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Time, Hope, and Bollywood

6:30:00 AMMeredith Kuzma

Time is a concept that has been subject to many different perspectives and definitions. Many religions understood time to be cyclical in nature. A good example of this is the Hindu religion, where believers hold to the idea that each person passes through life again and again (reincarnation), constantly going through a process of purification until enlightenment is reached. Westerners are familiar with defining the word enlightenment as rational, scientific, and grounded in reason and fact, yet the Eastern definition relates the word to fulfillment as an end of the process of reincarnation.  

For a Westerner, the relentless push of time, when paired with an explicit rejection of God, will lead to either a worship of industrial progress or to despair at the inevitability of death. The cinematic offerings of both Western and Eastern culture offer up interesting conclusions: Western cinema often places an emphasis on pleasure and actualization via wealth or power, though there are also many films that affirm optimism. Eastern cinema (particularly Bollywood), on the other hand, often features stories with rich symbolism surrounding the cyclical nature of life. The way each culture relates to hope, then, is very different.

In Chapter 7 of The Art of Living, Dietrich von Hildebrand touches on the concepts of despair, pleasure, and captivity in order to discuss hope. Von Hildebrand says that “historical time can be a reason for despair” (p 96), pointing to the “finality” of time. We understand that once an event has occurred, we can never go back and live it once more. Here, the concept of cyclical time in the Eastern religions is understandable: if time is cyclical, then the pain of finality is lessened because it is possible to return to a “place” in time once again. Von Hildebrand points out that the Bible revolutionized the conception of time, showing that it can operate as an irreversible movement forward, toward the fulfillment of a promise. Jesus comes, however, both as a historical person, sanctifying it, and  as a “transhistorical, eternal promise” (p 96).

The influence of biblical Christianity on the West included this concept of time. The modern, “desacralized” Western man who rejects Christ is left with the biblical interpretation of time, and this has “opened the door wide to despair” (p 96). Hope, after all, is never merely placed within the power of inanimate objects: we hope for things, but we place our hope in someone. Von Hildebrand makes the point that anyone who hopes, even if he is unaware of this fact, is implicitly, metaphysically placing his hope in someone.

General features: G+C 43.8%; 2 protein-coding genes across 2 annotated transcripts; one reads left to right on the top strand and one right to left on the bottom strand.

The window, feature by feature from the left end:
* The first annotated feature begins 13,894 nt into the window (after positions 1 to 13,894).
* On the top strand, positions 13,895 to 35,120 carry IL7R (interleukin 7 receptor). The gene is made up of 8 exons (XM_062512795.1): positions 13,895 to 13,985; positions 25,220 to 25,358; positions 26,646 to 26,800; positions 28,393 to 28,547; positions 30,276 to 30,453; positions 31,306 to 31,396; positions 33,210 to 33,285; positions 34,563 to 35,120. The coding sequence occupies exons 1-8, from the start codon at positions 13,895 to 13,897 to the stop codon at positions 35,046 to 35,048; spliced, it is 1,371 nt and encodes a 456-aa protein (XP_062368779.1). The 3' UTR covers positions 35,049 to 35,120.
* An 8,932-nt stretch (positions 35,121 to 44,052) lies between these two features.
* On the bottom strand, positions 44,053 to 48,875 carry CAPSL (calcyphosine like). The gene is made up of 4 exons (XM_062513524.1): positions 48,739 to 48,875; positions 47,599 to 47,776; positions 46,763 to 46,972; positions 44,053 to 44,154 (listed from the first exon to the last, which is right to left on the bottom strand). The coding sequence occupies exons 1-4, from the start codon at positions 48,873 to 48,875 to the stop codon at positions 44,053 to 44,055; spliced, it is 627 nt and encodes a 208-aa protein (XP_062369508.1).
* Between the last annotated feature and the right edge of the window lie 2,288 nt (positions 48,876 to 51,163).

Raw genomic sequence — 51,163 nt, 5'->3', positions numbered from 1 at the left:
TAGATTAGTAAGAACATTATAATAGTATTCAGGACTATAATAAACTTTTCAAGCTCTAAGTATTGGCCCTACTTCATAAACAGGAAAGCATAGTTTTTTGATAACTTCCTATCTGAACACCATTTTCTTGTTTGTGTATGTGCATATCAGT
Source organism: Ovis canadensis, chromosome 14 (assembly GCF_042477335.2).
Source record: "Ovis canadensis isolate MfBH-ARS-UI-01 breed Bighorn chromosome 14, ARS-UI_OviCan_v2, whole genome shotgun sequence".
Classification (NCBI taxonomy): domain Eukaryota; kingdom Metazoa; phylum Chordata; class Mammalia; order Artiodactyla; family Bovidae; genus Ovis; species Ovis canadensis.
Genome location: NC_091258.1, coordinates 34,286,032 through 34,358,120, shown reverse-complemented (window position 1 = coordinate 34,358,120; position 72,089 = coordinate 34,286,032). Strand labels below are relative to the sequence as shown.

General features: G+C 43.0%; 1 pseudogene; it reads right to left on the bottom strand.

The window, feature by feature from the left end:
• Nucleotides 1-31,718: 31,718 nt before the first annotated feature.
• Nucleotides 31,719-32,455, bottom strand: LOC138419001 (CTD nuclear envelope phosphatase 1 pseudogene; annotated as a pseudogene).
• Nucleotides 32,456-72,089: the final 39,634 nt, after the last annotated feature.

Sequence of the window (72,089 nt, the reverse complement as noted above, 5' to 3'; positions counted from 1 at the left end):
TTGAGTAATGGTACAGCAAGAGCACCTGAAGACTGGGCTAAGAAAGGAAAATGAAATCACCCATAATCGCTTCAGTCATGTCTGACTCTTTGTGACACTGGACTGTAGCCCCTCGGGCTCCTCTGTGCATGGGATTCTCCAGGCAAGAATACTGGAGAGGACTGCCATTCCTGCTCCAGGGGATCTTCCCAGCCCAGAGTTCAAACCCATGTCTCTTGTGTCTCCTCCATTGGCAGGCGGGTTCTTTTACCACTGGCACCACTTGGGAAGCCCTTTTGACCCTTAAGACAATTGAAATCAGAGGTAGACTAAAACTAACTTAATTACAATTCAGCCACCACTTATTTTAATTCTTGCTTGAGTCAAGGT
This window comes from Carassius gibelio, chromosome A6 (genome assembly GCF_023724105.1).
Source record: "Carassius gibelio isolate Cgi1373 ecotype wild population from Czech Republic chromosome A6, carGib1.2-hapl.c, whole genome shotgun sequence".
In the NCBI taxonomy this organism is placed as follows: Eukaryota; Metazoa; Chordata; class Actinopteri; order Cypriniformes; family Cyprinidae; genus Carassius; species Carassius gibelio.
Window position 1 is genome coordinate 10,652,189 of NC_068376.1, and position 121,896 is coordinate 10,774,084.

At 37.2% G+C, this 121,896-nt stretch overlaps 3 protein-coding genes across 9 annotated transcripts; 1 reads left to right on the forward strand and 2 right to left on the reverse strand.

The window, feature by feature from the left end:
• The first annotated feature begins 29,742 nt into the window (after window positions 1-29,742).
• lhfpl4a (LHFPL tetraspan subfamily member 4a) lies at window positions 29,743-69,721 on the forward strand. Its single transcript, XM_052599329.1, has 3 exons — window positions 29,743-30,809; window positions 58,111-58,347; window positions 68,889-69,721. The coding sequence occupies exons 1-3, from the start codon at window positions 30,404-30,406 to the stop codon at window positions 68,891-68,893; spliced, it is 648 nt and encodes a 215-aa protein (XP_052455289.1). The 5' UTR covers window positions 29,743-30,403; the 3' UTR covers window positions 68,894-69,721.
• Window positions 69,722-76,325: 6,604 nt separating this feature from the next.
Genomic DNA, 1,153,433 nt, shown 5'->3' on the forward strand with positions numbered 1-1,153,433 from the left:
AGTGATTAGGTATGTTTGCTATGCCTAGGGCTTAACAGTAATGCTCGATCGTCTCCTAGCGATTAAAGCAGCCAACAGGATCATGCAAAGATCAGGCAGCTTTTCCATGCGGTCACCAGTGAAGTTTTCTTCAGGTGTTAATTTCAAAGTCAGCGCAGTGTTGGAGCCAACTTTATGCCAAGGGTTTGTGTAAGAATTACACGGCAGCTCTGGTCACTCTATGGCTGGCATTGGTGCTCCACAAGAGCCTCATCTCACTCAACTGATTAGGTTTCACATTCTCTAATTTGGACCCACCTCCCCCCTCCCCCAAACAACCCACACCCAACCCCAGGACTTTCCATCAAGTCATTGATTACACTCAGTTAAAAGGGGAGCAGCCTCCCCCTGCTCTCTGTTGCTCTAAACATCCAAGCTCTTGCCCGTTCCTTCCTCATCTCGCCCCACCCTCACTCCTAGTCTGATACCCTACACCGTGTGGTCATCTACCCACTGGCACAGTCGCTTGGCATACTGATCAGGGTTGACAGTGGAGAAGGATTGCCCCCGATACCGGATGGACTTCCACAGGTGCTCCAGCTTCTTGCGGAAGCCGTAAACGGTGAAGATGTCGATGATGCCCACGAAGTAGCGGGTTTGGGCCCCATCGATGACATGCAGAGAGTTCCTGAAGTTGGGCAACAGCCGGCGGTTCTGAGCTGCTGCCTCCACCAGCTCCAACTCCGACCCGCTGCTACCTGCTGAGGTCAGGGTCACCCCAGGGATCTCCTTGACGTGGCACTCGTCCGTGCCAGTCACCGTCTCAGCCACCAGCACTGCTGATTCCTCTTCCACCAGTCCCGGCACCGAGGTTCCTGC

In his remarks on pleasure, von Hildebrand shows that pleasures are bound by time. They begin in time, reach a climax, and decline. Here again, there is a “finality.” Even for the man who chases pleasure, ultimately it can never be caught and held. Pleasures give only enough to “whet the appetite.” Pleasure pushes man forward into “a state of restlessness and tension that makes it very difficult to meditate on the hopelessness of this state.” There is a consumptive nature to pleasure that drives us on to desire more. “Pleasures give less than they promise” (p 81).

Hope is intimately connected to love, as both are a response. Hope is a response in time for something and in someone, someone who loves me. Hope echoes the promise heard in the response of love; “I promise to love you all the days of my life,” or “I promise I will be there for you.” Von Hildebrand calls hope the “fundamental gesture” of a man who is conscious of his creaturehood and shows that this is drawn out especially in the act of loving. “The true lover, shaken out of all mediocre security, experiences his creaturehood and, through it, turns to the Creator” (p 100). Man, conscious of being a creature, must throw off his pride and recognize his own weakness in relation to the strength of the Creator who fulfills his promises.


Man is not trapped in an endless repetition of life, forced to either learn from his mistakes or find himself trapped by them. The future offers a promise and even an expectation of good things which man can look forward to and, indeed, hope for. Coming from the Eastern tradition, man can work on a kind of “resilience” to the finality of time by understanding the metaphysical promise connected to hope. The Western man must grow out of his tendency to cling to pleasure as a buffer against the despair of a seemingly meaningless world so that he may choose hope over despair. A man who recognizes that there is a source for his hope knows that hope is reasonable. We are called to deepen the relationship which begins as a voice crying out by humbly embracing our creaturehood and living in relation to our Creator.   

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Dietrich & Alice von Hildebrand, The Art of Living (Manchester: Sophia Institute, 1994)
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